Conservatives Happier Than Liberals

Individuals with conservative ideologies are happier than liberal-leaners, and new research pinpoints the reason: Conservatives rationalize social and economic inequalities.

Regardless of marital status, income or church attendance, right-wing individuals reported greater life satisfaction and well-being than left-wingers, the new study found. Conservatives also scored highest on measures of rationalization, which gauge a person's tendency to justify, or explain away, inequalities.

The rationalization measure included statements such as: "It is not really that big a problem if some people have more of a chance in life than others," and "This country would be better off if we worried less about how equal people are."

To justify economic inequalities, a person could support the idea of meritocracy, in which people supposedly move up their economic status in society based on hard work and good performance. In that way, one's social class attainment, whether upper, middle or lower, would be perceived as totally fair and justified.

If your beliefs don't justify gaps in status, you could be left frustrated and disheartened, according to the researchers, Jaime Napier and John Jost of New York University. They conducted a U.S.-centric survey and a more internationally focused one to arrive at the findings.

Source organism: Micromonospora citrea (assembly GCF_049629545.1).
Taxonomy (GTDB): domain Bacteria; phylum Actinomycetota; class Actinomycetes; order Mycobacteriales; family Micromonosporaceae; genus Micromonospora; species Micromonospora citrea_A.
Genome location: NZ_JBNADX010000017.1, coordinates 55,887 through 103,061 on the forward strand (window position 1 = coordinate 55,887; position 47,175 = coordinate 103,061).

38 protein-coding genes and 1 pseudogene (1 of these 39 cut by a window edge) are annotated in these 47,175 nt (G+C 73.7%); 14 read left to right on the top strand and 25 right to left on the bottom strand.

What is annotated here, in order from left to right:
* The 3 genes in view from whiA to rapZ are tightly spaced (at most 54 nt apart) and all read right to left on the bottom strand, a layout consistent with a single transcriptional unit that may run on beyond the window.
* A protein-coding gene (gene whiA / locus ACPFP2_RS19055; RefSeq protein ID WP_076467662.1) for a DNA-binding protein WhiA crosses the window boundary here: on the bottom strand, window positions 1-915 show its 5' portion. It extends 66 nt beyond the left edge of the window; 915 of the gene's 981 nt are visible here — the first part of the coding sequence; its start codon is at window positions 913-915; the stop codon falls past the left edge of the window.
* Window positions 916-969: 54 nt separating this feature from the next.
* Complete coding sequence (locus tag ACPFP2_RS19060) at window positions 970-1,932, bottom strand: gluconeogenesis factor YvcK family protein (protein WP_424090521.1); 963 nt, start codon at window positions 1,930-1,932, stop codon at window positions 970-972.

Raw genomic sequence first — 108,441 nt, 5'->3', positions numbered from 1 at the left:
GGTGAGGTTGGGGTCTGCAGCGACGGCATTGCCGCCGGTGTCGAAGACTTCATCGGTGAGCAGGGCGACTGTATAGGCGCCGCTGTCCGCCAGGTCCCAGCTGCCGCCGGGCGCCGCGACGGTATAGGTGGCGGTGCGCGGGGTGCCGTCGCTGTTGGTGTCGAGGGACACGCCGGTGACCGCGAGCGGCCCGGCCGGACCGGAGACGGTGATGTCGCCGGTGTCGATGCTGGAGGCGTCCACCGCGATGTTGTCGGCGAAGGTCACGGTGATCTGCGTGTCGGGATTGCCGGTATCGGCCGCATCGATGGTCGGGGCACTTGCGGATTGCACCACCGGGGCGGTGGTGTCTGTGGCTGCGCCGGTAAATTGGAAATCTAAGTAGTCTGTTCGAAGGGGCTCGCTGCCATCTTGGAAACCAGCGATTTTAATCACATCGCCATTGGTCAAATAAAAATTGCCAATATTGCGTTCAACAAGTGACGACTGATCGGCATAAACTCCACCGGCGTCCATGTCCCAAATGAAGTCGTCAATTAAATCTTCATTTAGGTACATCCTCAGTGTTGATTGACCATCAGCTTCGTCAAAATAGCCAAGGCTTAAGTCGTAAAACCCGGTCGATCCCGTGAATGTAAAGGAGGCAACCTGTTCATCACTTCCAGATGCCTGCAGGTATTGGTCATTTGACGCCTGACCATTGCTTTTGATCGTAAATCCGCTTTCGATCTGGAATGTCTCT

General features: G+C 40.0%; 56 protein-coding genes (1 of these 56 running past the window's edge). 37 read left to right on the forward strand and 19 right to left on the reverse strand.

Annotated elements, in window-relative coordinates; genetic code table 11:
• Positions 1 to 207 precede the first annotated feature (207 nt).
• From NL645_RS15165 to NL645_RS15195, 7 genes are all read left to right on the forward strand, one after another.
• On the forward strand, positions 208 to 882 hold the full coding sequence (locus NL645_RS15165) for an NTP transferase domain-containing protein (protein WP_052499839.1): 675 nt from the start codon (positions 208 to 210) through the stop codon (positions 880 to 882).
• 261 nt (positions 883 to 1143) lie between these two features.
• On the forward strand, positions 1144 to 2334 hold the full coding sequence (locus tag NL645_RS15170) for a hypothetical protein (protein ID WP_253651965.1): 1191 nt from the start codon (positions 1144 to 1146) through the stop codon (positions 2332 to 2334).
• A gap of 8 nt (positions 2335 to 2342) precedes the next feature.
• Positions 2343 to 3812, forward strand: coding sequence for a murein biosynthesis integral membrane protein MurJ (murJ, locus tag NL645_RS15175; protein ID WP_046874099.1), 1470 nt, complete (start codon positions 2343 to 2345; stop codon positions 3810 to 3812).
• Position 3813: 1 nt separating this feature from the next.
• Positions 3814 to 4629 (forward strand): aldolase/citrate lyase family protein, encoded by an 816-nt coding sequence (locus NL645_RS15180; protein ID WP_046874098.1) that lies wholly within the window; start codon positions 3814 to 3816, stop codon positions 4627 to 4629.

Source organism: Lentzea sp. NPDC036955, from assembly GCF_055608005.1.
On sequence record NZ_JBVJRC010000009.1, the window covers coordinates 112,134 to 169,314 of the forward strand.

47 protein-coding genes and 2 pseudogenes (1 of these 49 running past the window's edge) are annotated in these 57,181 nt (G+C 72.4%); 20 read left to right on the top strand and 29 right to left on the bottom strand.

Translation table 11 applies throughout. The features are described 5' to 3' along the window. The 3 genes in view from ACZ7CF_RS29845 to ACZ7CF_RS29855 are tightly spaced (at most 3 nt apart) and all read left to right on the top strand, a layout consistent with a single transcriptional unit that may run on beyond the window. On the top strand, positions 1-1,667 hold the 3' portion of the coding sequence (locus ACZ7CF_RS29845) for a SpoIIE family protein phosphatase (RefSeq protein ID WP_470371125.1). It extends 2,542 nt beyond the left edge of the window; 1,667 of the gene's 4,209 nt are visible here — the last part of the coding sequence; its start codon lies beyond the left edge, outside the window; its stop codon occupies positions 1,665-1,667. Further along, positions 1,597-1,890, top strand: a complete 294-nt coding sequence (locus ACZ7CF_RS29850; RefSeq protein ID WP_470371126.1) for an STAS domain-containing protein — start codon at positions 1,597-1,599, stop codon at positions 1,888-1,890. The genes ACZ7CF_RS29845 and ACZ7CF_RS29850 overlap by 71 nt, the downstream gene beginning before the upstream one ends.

"Our research suggests that inequality takes a greater psychological toll on liberals than on conservatives," the researchers write in the June issue of the journal Psychological Science, "apparently because liberals lack ideological rationalizations that would help them frame inequality in a positive (or at least neutral) light."

The results support and further explain a Pew Research Center survey from 2006, in which 47 percent of conservative Republicans in the U.S. described themselves as "very happy," while only 28 percent of liberal Democrats indicated such cheer.

The same rationalizing phenomena could apply to personal situations as well.